• (2) Artificial RNA aptamers, as high-affinity binders of biomolecules, constitute a large therapeutic class. Endogenous lncRNAs fold into secondary structures, and more so than mRNAs.[102] Notable are conserved stem-loop structures in protein-interaction interfaces. With a novel in vitro sequence evolution methods in development (e.g., SELEX with Pol θ CS13 ribonucleotidyl transferases that deliver random RNA libraries and tolerate 2′-functionalized ribonucleotides[103]), it becomes tangible to engineer protein- or metabolite-binding RNAs, much like small molecules are classically used as protein-targeting “drugs.” An alternative application of RNA aptamers is to bind surface receptors in diseased cells and confer cell entry of drugs and effectors fused to RNA.[104]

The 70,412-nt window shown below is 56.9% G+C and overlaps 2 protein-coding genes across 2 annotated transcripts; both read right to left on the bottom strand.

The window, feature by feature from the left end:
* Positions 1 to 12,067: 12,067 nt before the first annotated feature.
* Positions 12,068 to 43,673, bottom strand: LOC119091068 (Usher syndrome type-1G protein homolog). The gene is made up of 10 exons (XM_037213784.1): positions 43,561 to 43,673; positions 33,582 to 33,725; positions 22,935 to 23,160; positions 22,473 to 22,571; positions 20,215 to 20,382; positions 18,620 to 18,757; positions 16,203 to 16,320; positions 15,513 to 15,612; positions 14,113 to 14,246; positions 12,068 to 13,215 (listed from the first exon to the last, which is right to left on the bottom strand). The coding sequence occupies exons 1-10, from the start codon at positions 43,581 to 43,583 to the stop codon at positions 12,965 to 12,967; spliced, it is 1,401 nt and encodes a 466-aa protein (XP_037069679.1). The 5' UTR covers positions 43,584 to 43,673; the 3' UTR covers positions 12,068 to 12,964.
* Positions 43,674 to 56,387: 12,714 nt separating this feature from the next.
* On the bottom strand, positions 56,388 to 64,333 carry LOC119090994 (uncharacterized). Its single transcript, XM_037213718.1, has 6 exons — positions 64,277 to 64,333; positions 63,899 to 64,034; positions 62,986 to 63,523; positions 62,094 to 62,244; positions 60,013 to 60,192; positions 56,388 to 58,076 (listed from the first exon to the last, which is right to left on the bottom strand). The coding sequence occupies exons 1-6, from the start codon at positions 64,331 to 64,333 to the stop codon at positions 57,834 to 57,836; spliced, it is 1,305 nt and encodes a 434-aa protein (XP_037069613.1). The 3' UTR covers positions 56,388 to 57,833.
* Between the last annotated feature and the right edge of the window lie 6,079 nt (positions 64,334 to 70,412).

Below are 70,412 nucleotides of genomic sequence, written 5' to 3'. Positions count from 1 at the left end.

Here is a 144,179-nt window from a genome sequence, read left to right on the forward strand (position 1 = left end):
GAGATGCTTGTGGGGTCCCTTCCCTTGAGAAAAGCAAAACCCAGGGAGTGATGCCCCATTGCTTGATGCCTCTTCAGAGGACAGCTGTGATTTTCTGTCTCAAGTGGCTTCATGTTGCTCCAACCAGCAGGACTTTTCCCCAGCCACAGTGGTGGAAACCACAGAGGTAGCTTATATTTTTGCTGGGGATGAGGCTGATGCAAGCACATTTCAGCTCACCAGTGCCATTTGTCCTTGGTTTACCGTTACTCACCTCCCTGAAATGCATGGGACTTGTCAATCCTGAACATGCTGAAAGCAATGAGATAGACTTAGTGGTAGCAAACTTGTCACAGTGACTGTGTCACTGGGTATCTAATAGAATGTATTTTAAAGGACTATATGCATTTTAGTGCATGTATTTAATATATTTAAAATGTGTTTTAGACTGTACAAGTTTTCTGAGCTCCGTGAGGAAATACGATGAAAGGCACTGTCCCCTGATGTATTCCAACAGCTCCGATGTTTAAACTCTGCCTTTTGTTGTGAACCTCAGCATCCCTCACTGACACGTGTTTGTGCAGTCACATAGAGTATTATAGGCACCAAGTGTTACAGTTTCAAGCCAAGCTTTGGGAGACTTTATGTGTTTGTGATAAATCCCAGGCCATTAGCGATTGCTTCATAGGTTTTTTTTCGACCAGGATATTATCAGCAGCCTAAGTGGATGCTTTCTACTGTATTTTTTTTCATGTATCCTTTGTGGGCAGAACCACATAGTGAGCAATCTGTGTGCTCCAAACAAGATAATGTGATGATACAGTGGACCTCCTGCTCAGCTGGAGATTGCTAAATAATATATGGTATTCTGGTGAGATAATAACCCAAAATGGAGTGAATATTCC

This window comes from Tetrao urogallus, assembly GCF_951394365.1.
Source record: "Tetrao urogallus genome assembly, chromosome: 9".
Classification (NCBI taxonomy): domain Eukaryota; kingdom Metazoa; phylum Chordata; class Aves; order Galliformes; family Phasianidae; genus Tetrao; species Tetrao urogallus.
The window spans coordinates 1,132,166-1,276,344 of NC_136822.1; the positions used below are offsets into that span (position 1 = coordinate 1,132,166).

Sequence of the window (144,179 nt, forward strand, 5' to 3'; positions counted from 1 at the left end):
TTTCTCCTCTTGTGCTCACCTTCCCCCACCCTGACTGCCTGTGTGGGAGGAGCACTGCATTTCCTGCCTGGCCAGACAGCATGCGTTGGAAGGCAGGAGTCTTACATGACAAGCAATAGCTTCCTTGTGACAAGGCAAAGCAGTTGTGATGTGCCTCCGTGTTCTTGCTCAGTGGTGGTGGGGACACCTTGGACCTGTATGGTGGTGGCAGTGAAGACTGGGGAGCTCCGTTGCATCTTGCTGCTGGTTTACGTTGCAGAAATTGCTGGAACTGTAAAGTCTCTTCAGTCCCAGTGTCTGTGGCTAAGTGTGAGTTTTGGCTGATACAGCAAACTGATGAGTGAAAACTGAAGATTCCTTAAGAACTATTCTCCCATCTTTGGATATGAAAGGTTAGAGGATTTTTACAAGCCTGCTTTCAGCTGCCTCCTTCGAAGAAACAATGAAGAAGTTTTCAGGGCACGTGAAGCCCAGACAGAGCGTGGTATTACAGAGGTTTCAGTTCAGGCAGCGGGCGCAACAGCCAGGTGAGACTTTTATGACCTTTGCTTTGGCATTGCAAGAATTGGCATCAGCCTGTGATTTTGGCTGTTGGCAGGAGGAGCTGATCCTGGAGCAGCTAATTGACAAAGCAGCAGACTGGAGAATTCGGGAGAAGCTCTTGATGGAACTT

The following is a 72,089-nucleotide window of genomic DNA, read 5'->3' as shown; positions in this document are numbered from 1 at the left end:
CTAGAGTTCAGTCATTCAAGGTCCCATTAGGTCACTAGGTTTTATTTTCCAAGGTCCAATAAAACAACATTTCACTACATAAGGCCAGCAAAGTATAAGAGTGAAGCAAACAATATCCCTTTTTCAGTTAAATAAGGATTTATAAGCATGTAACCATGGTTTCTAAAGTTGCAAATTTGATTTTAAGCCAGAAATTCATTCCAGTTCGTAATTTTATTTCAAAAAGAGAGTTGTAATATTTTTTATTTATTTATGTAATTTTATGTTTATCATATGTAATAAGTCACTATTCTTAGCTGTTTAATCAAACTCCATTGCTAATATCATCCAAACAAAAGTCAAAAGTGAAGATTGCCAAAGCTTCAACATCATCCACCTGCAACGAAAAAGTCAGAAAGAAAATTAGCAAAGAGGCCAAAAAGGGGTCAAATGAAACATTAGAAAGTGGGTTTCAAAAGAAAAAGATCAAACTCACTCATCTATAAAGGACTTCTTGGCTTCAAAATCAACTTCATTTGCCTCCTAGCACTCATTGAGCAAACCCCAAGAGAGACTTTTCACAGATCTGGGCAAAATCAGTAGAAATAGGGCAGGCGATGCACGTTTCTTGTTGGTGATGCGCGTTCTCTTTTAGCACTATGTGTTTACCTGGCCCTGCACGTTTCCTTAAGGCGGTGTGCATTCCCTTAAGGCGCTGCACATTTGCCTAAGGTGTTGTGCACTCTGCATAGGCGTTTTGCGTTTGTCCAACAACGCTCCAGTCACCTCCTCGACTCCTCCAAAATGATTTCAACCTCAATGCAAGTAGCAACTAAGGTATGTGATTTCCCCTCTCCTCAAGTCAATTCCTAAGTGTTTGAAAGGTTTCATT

• (3) Therapeutically relevant peptides can be expressed from designer lncRNA: Although the vast majority of linear and circular lncRNAs are endogenously not translated to polypeptides by ribosomes, there are exceptions: small ORFs encoding micropeptides are known in lncRNAs, and some have cardiovascular relevance (LINC0094 8→myoregulin; SMIM6 →endoregulin; LOC100507537→DWORF).[105] Also, a tiny fraction of native circRNAs can be translated if noncoding RNA segments in the circle fold into internal ribosome entry sites (IRES) to drive translation initiation (circZNF609).[26] Therefore, one future therapeutic option would be to circularize mRNA to obtain stable expression of therapeutic proteins from a designer circRNA containing an artificial IRES sequence.